By Mary Ellen Shaw
You may not be ready to think about spring bulbs when fall hasn’t arrived yet, but now is the time to do just that! Finding the bulbs you want amidst the pandemic could be a challenge. It’s a good idea to begin the quest now especially if you want a choice of color and early/mid/late season varieties.
Your local garden centers will have the most popular bulbs namely, daffodils, tulips and hyacinths. But you may need to do some catalog or internet shopping to find varieties of these flowers with bloom times that span over the course of a month.
So why do bulbs need to be planted in the fall when most gardening chores are coming to an end? Most of the spring-flowering bulbs require a period of “chilling” or cold dormancy before they will begin to grow and bloom. In Vermont this happens naturally every year. So just plant the bulbs in the fall and they will get the required cold treatment. If you want to experiment with some unusual bulbs be sure to select ones that are hardy to Zone 3 or 4. I have found that protected areas allow flowers to grow that won’t succeed in open areas.
The root growth of the bulbs starts in the fall and then the bulbs rest throughout the winter. In spring when the warm temperatures arrive the blooming process begins and our gardens are full of color.
I enjoy planting bulbs as the cooler temperatures are pleasant for working outside compared to the heat we all endured this summer. Planting bulbs takes time and it is annoying to find squirrels munching on them. So how can you protect the bulbs from becoming “dinner” for them?
There are several methods, some easier than others. A quick method is to lay chicken wire over the area where you planted and stake it down. You can also plant bulbs in wire cages. Place the bulbs in the center of the cage and fill the edges with dirt so critters can’t gnaw around the edges. Some people also use crushed oyster shells in the planting area. The squirrels don’t like the sharp edges of the shells.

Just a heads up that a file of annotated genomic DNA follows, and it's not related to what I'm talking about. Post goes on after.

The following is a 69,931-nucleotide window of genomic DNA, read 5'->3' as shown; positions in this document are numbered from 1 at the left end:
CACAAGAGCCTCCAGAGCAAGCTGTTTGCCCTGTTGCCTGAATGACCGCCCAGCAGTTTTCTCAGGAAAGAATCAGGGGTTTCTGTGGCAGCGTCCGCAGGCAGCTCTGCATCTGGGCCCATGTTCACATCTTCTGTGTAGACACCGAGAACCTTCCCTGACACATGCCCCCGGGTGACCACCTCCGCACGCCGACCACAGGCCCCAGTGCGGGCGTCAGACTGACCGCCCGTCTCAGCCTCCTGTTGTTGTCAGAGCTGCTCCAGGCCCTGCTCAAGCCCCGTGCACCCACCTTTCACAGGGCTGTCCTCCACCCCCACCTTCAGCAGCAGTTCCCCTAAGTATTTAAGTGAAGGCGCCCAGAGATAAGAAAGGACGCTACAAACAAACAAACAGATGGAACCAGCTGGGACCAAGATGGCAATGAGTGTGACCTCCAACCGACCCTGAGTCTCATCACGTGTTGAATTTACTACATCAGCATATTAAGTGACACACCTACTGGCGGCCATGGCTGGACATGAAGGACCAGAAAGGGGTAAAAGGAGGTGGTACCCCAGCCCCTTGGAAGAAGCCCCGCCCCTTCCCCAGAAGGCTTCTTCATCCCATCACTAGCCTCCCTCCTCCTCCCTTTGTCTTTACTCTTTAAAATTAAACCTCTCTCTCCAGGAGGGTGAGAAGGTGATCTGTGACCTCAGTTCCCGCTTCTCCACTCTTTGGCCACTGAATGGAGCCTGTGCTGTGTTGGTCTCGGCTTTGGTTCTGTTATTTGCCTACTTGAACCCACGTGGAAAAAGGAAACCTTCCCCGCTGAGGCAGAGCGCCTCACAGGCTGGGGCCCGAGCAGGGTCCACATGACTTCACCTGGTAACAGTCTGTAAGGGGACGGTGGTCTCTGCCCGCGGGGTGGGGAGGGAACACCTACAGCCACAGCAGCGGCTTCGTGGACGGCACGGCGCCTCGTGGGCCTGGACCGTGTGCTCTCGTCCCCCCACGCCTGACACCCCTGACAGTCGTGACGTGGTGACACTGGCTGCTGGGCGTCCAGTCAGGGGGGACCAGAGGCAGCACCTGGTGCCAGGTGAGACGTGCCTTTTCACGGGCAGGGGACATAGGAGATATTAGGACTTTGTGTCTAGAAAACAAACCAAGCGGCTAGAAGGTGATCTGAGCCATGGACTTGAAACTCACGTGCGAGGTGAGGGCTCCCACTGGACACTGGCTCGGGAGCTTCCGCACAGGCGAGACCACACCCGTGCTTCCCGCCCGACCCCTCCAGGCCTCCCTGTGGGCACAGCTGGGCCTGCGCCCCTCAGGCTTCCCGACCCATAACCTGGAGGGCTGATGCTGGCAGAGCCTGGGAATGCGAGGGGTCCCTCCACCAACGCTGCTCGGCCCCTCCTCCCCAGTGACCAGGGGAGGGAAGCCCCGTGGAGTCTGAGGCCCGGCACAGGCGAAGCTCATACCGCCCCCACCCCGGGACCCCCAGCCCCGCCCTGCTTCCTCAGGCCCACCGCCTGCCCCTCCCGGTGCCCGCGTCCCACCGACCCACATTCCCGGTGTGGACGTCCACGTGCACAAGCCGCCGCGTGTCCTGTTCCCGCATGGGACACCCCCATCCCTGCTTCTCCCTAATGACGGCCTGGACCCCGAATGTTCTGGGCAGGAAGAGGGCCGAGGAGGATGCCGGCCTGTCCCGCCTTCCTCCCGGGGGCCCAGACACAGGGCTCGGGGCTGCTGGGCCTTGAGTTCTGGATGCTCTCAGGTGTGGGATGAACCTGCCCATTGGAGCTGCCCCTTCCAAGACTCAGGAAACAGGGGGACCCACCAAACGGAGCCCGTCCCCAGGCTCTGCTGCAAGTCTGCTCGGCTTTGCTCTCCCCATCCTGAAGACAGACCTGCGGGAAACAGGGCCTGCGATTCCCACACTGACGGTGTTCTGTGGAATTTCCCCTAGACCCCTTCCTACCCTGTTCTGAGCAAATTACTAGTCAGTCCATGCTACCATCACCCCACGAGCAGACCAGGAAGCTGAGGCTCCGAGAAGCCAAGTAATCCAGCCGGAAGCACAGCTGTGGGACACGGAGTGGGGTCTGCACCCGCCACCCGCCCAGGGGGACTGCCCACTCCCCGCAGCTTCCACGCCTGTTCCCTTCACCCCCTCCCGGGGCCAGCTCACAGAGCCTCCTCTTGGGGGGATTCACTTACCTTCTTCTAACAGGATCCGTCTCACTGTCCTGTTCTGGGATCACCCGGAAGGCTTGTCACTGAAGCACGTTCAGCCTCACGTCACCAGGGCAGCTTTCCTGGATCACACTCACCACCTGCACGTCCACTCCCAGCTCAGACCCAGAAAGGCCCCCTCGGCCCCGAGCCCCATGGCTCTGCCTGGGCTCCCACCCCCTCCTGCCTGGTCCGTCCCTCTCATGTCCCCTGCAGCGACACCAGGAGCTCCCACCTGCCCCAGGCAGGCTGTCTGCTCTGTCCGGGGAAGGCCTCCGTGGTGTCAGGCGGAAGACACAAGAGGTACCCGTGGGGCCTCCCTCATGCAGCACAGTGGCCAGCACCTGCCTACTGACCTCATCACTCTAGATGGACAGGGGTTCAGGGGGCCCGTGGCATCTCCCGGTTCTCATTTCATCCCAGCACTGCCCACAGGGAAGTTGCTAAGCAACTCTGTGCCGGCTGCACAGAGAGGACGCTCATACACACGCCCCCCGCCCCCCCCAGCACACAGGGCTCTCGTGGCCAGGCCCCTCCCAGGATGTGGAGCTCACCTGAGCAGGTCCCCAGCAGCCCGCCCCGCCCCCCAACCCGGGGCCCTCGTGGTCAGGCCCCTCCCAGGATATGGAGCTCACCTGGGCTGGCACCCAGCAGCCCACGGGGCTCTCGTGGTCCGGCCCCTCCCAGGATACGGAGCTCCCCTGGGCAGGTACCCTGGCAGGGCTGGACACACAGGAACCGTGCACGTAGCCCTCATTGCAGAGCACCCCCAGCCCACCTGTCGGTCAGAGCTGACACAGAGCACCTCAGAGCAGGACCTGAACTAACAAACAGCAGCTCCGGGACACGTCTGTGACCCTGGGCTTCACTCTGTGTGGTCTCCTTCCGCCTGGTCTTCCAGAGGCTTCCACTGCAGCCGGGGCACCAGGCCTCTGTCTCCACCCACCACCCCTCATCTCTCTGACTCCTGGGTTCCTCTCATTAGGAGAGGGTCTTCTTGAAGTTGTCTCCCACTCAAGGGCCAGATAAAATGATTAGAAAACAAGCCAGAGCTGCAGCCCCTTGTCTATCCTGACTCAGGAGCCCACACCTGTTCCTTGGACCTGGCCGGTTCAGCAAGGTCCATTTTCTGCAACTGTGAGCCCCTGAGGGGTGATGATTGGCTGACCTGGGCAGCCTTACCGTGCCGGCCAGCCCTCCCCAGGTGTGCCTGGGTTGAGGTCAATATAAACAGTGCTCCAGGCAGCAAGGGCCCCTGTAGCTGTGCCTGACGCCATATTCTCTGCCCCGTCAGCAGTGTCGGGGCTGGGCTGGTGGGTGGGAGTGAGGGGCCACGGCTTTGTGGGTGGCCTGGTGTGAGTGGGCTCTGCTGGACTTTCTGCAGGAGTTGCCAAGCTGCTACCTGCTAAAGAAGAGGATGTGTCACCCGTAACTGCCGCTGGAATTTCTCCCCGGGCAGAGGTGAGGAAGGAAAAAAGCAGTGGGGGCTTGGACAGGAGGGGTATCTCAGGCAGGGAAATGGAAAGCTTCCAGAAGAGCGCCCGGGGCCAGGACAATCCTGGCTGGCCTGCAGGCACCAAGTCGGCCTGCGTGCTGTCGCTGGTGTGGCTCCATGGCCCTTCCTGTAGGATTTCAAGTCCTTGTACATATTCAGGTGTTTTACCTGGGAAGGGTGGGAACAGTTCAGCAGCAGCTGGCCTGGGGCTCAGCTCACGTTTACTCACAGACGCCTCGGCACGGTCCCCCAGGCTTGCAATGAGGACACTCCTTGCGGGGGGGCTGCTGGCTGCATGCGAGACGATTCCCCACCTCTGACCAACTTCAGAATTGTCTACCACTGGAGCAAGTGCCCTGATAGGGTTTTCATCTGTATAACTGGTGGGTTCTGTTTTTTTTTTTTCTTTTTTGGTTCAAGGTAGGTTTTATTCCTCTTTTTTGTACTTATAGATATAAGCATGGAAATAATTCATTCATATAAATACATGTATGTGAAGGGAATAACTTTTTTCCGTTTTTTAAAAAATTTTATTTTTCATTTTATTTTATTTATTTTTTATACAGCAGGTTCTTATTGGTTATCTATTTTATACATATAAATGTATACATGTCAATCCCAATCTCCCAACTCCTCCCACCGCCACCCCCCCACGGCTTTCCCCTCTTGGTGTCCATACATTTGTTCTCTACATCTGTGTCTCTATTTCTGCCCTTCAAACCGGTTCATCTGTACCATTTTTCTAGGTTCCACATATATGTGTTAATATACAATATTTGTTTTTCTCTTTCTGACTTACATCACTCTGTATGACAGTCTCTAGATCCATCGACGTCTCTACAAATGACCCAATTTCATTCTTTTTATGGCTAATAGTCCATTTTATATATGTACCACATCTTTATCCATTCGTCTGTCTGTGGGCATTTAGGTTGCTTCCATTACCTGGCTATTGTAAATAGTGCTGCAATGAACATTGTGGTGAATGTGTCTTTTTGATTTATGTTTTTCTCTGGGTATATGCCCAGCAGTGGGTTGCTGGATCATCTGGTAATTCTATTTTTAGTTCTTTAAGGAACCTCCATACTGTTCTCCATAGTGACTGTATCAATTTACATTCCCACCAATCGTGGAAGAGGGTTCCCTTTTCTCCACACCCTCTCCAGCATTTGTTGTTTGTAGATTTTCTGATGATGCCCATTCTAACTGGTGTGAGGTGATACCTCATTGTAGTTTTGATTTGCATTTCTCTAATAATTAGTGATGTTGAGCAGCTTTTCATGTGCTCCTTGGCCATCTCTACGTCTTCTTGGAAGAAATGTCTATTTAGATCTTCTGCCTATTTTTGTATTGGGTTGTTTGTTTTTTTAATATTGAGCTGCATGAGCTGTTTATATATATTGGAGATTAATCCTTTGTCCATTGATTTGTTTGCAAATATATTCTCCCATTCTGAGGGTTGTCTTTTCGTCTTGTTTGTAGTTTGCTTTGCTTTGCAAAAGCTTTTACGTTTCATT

There are also scent-based products that critters find offensive. However, these wash away in the rain and require frequent applications.
I have tried chicken wire but for a flower garden that is 50 feet long like mine that is a lot of work and expense. So I just plant extra bulbs and accept the fact that I will be “sharing” with the squirrels. It’s hard for me to get mad when I see how happy they look with their treat!
It becomes a bit of a mystery when I find a bulb lying in the garden and have no idea where it actually belongs. I push it back into the dirt where I find it and in the spring when a “lone soldier” tulip appears I just chuckle.
This is a good time to take a look at your garden and plan the layout of bulbs you will be planting later on. When choosing colors I have found that lighter shades show up best against garden soil or mulch. Yellow, apricot, pale pink, light blue and white are much more visible than darker colors like purple or deep red. However, if you mix in some dark colors among the lighter ones they are showcased nicely.
I have found that squirrels are much less interested in digging up my daffodil and hyacinth bulbs than they are my tulip bulbs. For that reason I am always looking for a bargain when it comes to tulips. Usually the more bulbs offered per bag…the better the price. That way I don’t feel as bad when I don’t see all of them rise up in May.
Hyacinths are becoming my new favorite flowers. There are numerous color choices and they have a wonderful fragrance that truly speaks of spring. I plant them near the city sidewalk and people often stop to enjoy their scent and sometimes they snap a photo at the same time.
So shop around for bulbs, order now if you can’t find what you want locally but wait until October to plant them. Then settle back for the winter and look forward to seeing colorful flowers in the spring.